These two paragraphs pretty much sum up his stance.
““My intention would be to not deviate too much,” he said. “Obviously, every change brings some different thinking, different ideas, but at our core it’s … steady as you go with trying to pick up speed a little bit.”
“As part of his guiding principles over the next four years, Schultz — who took over in June — said he is focusing on making the Coast Guard a ready, relevant and responsive service.”
He intends to push readiness in terms of operating budget.
“While the service is replacing many of its aging assets, it still has 50-year-old cutters in operation, he noted. Those vessels are expensive to maintain and the newer ships coming down the pipeline will be costly as well, he added.”
Of the new cutters, only National Security Cutters look like they might actually cost less to run than the vessels they replace, based on their smaller crew, but even that is questionable. The Webber class and the Offshore Patrol Cutters are much larger, more powerful, and have larger crews than the 110s and WMECs they will replace. While we may end up with fewer NSCs than 378s (10 v 12) and fewer OPCs than WMEC (25 v 28) it looks like we will have substantially more FRCs than 110s (only 41 WPB 110s were operational when the FRC program began and it looks like we will get at least 58).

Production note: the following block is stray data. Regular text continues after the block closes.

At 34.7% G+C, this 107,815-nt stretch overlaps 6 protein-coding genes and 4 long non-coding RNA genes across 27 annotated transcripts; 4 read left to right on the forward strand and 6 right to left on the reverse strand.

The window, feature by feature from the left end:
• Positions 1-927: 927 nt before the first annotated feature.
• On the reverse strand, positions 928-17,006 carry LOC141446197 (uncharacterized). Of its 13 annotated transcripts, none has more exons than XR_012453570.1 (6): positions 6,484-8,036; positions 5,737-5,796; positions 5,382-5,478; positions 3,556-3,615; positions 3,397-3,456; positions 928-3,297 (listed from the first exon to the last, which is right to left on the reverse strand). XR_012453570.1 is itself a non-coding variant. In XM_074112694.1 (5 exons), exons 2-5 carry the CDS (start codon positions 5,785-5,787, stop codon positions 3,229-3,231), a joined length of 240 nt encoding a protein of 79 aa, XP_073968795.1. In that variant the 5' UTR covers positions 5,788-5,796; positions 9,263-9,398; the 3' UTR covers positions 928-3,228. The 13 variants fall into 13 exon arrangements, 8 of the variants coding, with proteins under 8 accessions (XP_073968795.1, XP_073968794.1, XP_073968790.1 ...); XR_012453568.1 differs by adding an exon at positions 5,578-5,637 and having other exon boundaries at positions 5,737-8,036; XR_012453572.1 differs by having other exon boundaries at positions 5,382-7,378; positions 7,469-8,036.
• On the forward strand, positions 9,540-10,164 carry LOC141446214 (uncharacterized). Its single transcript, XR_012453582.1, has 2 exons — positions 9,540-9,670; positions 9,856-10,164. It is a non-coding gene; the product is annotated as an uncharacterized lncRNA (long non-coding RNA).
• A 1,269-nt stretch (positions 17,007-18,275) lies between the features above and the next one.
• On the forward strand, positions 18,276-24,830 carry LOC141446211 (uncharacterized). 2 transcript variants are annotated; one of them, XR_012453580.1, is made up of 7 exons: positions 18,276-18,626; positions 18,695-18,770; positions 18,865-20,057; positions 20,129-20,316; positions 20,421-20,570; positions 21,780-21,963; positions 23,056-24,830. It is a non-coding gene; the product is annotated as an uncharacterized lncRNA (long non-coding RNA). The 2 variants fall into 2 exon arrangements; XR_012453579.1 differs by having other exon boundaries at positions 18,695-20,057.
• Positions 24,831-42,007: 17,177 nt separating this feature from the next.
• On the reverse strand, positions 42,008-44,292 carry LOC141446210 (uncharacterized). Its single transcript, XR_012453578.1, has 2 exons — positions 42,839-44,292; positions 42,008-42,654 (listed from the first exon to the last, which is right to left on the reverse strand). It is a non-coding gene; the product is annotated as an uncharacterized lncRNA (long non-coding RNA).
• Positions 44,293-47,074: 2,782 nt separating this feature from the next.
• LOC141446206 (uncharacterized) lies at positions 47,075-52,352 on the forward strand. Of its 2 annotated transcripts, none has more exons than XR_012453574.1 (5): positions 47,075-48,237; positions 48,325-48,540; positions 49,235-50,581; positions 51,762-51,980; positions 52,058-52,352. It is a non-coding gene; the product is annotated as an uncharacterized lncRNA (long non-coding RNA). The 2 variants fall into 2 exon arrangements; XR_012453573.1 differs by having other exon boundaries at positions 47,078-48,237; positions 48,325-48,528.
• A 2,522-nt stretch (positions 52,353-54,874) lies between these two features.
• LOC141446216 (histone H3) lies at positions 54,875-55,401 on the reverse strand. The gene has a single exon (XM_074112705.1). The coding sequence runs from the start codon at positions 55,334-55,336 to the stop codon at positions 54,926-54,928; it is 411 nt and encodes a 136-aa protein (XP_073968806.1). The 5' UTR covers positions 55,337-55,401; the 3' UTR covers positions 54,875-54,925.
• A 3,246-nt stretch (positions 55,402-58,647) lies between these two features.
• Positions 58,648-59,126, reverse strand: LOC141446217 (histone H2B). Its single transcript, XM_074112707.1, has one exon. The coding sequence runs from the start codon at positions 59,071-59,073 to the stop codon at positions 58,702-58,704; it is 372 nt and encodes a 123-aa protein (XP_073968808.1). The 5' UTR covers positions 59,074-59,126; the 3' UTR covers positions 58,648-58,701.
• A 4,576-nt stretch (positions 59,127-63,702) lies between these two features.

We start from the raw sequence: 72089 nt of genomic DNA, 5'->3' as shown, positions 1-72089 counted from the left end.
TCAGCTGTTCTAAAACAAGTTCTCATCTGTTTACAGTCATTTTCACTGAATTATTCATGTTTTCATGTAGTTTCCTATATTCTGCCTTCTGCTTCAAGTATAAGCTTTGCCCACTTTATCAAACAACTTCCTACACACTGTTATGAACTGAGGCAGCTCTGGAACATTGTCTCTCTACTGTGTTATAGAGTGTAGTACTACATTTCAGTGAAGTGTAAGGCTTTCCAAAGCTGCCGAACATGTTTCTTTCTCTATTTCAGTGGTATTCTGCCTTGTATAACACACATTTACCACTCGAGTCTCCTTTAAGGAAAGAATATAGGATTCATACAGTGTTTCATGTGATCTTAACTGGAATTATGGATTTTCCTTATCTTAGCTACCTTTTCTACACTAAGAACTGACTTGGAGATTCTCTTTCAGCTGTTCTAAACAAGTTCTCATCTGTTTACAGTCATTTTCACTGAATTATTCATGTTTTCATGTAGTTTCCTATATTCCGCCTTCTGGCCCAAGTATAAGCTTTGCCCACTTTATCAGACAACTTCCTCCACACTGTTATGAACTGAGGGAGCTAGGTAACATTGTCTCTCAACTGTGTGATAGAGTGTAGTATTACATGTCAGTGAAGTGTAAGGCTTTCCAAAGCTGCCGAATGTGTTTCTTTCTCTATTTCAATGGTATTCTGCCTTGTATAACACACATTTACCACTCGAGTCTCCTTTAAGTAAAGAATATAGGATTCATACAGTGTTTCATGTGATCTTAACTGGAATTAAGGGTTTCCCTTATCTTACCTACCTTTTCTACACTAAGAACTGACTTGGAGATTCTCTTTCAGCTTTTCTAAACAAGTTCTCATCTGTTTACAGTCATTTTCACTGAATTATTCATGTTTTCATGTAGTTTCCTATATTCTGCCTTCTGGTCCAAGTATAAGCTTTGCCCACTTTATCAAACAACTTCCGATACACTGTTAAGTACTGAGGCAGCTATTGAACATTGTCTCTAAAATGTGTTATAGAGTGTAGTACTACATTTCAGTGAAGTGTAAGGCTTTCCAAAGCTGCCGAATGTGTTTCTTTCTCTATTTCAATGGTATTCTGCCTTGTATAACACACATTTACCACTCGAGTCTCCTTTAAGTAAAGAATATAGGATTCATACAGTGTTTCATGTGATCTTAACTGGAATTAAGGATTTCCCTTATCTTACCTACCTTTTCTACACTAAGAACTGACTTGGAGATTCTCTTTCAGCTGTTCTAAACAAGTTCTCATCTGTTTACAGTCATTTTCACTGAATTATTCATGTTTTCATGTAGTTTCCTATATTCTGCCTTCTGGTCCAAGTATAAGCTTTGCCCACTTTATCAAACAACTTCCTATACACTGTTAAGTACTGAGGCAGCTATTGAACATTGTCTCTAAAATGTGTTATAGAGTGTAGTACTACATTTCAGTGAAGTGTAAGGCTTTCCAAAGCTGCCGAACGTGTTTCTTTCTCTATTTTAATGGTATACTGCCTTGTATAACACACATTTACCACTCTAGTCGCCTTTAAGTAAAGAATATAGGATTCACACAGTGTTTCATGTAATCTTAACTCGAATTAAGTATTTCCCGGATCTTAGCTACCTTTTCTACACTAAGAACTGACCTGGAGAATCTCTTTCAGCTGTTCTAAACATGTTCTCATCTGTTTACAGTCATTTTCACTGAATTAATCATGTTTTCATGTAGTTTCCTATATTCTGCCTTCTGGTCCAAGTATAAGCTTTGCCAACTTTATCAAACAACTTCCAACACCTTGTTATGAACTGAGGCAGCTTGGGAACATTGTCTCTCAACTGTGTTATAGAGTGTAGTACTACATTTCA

The piece goes on to discuss icebreakers and the “waterways commerce cutter” (inland tenders). Additionally, don’t expect any change in the Coast Guard’s commitment to drug interdiction, “…we’re all in.”